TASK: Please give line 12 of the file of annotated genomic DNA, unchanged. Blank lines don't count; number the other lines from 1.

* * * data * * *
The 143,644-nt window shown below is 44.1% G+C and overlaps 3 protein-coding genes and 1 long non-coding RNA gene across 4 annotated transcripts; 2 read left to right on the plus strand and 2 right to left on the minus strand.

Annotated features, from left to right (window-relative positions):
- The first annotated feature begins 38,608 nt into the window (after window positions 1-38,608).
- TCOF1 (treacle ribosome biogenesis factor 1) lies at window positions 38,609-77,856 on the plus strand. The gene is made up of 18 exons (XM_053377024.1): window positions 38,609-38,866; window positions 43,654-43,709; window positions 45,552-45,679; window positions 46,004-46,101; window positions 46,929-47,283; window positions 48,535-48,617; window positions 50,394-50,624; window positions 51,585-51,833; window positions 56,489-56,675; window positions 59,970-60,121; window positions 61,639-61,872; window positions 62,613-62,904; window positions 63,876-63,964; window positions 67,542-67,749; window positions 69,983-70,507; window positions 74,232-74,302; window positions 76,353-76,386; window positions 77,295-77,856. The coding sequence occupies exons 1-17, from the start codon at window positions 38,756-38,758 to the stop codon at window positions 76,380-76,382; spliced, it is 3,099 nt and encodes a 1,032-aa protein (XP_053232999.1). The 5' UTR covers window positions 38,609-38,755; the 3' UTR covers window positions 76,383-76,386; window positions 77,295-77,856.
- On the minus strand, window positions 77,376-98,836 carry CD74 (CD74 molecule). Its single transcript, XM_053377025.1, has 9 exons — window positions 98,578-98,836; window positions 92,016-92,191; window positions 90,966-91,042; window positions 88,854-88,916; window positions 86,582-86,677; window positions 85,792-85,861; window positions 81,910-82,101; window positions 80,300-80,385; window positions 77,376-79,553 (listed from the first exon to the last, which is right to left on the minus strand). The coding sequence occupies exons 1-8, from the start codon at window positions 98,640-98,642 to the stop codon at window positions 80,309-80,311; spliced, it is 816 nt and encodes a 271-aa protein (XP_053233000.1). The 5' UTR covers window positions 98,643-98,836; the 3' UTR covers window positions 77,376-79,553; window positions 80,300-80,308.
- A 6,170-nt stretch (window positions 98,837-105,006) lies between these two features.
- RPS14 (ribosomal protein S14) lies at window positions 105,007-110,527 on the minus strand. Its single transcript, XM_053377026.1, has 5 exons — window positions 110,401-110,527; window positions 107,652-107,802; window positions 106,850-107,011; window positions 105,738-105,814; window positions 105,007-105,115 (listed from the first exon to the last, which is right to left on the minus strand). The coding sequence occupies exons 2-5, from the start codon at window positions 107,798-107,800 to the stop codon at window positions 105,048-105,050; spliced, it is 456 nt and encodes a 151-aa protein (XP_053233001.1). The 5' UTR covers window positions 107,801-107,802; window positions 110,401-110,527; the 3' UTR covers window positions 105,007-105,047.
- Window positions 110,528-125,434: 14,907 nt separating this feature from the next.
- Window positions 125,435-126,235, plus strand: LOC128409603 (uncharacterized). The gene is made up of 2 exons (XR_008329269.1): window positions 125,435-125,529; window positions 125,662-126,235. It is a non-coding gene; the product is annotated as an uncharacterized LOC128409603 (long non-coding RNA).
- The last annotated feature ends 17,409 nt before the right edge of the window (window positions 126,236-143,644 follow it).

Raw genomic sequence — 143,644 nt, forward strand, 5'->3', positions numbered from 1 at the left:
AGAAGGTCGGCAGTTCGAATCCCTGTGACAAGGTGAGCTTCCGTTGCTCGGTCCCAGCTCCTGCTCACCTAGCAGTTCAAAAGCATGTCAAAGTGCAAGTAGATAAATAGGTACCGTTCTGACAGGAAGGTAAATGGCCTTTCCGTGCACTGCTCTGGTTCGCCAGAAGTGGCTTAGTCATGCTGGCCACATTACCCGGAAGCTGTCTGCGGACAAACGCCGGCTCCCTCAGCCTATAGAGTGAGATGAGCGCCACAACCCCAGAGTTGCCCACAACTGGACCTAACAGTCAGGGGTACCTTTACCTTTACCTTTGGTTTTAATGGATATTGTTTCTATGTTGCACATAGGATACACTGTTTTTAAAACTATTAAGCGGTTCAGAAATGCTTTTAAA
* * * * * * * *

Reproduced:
AGAAGGTCGGCAGTTCGAATCCCTGTGACAAGGTGAGCTTCCGTTGCTCGGTCCCAGCTCCTGCTCACCTAGCAGTTCAAAAGCATGTCAAAGTGCAAGTAGATAAATAGGTACCGTTCTGACAGGAAGGTAAATGGCCTTTCCGTGCACTGCTCTGGTTCGCCAGAAGTGGCTTAGTCATGCTGGCCACATTACCCGGAAGCTGTCTGCGGACAAACGCCGGCTCCCTCAGCCTATAGAGTGAGATGAGCGCCACAACCCCAGAGTTGCCCACAACTGGACCTAACAGTCAGGGGTACCTTTACCTTTACCTTTGGTTTTAATGGATATTGTTTCTATGTTGCACATAGGATACACTGTTTTTAAAACTATTAAGCGGTTCAGAAATGCTTTTAAA